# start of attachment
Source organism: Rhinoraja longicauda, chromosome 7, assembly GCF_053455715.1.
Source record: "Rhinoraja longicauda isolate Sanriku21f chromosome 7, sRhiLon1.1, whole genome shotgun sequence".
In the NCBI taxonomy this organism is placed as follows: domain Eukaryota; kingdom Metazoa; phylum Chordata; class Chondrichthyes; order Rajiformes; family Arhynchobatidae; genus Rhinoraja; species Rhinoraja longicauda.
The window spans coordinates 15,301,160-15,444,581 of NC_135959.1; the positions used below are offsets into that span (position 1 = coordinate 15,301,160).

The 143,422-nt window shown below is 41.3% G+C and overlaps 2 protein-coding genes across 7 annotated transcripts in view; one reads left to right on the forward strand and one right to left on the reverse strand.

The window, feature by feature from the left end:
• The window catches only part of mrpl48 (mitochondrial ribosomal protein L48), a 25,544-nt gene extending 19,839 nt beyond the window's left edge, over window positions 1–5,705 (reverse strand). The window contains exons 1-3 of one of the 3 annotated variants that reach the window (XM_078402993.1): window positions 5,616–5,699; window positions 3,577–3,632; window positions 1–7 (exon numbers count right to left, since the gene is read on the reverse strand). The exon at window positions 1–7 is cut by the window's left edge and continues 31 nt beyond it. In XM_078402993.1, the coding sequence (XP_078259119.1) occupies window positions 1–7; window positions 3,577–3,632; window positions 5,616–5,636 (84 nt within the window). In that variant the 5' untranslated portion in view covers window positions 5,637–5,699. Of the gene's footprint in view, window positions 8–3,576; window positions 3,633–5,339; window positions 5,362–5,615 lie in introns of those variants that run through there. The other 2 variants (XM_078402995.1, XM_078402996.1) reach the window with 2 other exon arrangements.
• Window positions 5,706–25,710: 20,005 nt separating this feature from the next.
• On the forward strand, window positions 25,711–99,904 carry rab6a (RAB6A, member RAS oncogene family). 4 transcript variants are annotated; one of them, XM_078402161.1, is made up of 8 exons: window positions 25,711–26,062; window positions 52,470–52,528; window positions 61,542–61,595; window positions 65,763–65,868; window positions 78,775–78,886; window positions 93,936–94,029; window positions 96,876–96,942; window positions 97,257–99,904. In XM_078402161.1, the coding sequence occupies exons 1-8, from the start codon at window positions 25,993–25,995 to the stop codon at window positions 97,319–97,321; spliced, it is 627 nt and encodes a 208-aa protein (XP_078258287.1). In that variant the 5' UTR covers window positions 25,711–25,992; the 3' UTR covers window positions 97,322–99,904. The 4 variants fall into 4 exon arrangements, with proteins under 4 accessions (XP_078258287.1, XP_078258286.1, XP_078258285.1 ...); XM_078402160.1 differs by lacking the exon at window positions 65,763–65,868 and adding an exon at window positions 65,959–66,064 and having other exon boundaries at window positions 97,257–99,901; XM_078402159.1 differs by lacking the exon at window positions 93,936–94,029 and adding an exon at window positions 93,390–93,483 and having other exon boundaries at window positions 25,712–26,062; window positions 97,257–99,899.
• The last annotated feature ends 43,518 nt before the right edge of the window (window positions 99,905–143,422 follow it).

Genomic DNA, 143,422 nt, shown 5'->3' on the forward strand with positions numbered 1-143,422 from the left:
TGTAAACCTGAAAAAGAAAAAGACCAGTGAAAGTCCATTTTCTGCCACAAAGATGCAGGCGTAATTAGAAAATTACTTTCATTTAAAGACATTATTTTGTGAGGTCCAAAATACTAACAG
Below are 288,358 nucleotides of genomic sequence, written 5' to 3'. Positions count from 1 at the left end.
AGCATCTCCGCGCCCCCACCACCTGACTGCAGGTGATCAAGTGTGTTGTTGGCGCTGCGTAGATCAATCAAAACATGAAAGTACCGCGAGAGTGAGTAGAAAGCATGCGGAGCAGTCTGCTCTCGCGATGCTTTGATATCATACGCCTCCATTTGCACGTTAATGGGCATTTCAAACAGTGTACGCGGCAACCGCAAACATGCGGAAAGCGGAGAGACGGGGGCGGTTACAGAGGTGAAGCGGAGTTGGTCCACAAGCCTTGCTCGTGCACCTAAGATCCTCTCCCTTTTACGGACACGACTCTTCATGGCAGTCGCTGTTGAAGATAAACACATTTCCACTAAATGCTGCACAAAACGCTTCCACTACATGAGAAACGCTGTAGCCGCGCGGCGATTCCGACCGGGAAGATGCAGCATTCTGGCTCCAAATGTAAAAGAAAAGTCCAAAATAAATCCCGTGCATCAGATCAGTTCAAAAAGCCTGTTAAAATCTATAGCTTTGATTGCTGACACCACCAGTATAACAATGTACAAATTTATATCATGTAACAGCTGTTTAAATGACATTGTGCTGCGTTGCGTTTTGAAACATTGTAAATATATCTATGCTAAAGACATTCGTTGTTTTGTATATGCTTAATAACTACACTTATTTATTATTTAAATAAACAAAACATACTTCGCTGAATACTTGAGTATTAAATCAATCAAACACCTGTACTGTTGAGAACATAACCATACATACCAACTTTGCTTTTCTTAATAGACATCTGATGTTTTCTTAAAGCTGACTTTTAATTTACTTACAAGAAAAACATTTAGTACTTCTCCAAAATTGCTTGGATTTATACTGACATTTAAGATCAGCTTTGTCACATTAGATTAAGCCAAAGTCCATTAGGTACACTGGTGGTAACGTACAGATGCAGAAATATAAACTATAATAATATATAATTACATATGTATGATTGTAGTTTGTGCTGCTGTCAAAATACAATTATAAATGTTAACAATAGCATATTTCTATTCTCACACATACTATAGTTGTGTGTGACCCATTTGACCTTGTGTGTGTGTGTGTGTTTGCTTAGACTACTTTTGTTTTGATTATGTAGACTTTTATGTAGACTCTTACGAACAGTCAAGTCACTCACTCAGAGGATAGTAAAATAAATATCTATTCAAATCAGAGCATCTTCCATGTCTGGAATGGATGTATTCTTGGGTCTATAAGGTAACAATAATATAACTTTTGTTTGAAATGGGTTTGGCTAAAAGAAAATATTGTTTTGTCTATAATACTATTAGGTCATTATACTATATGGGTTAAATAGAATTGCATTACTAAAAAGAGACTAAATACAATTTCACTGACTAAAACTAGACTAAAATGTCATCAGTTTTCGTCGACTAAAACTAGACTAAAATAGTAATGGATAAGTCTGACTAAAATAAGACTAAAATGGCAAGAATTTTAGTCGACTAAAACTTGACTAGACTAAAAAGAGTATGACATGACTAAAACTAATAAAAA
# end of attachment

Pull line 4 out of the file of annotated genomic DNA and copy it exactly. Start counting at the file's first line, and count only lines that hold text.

The window spans coordinates 15,301,160-15,444,581 of NC_135959.1; the positions used below are offsets into that span (position 1 = coordinate 15,301,160).